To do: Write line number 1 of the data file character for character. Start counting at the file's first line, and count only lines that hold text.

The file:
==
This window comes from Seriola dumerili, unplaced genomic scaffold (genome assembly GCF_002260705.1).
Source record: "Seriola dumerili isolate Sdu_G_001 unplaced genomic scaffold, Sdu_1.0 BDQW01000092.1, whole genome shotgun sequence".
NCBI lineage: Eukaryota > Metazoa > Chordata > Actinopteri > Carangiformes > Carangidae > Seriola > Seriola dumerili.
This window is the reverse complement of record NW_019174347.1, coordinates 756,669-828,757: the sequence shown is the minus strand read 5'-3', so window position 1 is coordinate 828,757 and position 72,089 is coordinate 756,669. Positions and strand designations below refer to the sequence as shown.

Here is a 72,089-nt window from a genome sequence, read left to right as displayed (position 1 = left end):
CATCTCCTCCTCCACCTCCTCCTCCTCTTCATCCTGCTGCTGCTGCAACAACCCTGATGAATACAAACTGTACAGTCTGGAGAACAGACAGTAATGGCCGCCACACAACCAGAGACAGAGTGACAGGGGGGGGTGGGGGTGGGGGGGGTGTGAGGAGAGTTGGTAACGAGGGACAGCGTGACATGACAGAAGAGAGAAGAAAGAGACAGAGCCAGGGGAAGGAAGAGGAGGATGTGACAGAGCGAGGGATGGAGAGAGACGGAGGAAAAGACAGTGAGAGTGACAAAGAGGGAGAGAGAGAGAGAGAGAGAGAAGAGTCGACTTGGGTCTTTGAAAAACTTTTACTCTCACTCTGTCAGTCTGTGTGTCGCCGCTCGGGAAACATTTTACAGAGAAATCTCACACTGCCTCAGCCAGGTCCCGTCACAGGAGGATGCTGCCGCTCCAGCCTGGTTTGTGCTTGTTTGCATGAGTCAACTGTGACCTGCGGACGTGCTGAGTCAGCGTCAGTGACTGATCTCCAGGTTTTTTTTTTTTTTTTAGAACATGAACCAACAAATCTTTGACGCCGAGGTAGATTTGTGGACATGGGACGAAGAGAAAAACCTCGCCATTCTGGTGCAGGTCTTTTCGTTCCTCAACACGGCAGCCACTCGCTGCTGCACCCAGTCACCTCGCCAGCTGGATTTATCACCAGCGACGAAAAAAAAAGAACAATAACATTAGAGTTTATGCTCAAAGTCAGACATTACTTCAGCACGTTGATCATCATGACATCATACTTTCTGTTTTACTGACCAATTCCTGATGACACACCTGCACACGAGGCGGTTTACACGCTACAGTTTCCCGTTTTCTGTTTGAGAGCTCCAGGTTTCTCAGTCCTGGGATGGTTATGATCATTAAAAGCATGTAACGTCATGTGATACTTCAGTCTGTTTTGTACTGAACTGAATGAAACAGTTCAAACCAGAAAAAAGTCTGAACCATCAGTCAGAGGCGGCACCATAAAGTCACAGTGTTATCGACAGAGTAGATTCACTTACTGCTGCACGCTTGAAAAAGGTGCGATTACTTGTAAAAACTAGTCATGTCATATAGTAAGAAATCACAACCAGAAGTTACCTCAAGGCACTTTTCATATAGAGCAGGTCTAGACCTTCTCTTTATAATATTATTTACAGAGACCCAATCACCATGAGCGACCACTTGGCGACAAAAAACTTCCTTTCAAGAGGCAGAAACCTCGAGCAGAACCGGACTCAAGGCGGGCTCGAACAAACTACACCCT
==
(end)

This window comes from Seriola dumerili, unplaced genomic scaffold (genome assembly GCF_002260705.1).